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Building a better mousetrap

Mousetrap (image)

Global business-to-consumer e-commerce will grow at a 20 percent rate each year.

In the world of industrial real estate, an estimated 30 percent of U.S. big-box demand has a correlation to e-commerce, and this will not abate anytime soon.

Major retailers are opening new omnichannel fulfillment centers larger than 500,000 square feet in markets that offer access to the nation’s key population centers, and, while space-utilization varies company to company, there is a shortlist of building features today’s users want:

  • More building depth with wider column spacing to accommodate innovative warehouse management systems, specialized material handling equipment and racking—all of which help expedite delivery.
  • Extensive truck doors and trailer parking to meet the high volume of orders; >300 trailer stalls and >185’ secured truck court is the new standard.
  • Ample employee parking to accommodate full-time and seasonal employees. Parking ratios can exceed 2:1,000.
  • Raising the roof: The 32’ warehouse clearance height of today is becoming the 36’ to 40’ of tomorrow. This allows users to incorporate “each-picking” technology on multiple mezzanine levels.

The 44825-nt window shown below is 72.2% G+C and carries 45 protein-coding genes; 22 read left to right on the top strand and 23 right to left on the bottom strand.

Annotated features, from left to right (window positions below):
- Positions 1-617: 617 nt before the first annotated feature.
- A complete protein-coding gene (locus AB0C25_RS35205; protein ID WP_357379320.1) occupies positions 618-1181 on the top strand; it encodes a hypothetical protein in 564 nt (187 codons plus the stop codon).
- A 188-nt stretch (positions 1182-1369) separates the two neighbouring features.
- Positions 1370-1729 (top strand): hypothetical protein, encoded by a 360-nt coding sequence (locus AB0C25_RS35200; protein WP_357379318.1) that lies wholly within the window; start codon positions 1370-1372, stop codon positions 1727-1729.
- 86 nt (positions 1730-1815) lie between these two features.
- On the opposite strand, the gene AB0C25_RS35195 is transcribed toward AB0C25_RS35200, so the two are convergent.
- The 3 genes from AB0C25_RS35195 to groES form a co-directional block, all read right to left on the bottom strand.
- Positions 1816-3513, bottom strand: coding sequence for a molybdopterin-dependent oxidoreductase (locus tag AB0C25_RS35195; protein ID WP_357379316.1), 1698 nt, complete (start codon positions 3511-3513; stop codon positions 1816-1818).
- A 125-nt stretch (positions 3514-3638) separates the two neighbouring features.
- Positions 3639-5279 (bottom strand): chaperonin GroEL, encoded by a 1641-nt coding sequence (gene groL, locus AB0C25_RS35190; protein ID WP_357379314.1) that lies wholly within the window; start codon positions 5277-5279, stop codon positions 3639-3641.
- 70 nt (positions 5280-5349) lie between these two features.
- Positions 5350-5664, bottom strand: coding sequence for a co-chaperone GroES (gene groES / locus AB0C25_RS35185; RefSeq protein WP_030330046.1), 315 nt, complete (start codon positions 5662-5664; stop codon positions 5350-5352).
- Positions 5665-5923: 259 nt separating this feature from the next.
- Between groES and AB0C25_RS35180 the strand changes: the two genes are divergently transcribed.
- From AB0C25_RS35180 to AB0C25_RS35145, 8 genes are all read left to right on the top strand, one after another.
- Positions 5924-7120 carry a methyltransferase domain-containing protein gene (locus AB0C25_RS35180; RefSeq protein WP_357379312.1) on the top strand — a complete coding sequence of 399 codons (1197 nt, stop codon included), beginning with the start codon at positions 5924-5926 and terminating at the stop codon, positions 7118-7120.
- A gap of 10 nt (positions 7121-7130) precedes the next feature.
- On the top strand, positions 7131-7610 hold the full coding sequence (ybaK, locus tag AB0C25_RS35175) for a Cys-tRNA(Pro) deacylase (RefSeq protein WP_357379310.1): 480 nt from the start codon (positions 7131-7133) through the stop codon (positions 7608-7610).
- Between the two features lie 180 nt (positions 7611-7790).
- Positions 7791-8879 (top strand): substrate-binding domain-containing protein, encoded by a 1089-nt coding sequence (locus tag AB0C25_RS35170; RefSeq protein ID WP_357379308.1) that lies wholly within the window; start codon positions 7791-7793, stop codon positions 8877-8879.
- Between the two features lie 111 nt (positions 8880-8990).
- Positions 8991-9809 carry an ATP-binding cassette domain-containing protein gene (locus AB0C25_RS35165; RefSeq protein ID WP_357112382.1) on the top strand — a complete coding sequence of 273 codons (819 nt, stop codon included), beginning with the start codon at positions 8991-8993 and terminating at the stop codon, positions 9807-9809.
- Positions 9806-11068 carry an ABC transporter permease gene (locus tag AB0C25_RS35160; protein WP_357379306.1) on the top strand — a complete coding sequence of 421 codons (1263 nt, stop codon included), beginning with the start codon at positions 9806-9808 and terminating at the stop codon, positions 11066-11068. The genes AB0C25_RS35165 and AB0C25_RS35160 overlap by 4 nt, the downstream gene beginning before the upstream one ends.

• Air conditioning is a must. It maintains sensitive-product, while also keeping employees comfortable to enhance their productivity.
  • Adequate and redundant facility power with back-up generators to provide uninterrupted operations during shipping days.
  • A cross-dock configuration to enhance the flow of goods into and out of the facility.

The e-commerce model is evolving, and the above highlights what is common today: Demand for, and efficient use of big-box space. On the other side of the spectrum, smaller size requirements are emerging. For instance, to maximize coverage, particularly as it relates to the push for same and next-day shipping, retailers are also opening larger mid-size warehouse projects in secondary markets, between 300,000 and 499,999 square feet.

Others, such as Amazon, are delving into the grocery business and will have multiple, smaller facilities in heavily populated areas, such as Los Angeles, to bridge their larger fulfillment operations with the end-consumer; Amazon will utilize a fleet of vans to make deliveries.

While building features in this size segment vary, large yard space is a requirement in delivering direct for this evolving urban logistics model.


Building a better mousetrap

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The e-commerce model

Learn what building features today’s e-commerce users want.

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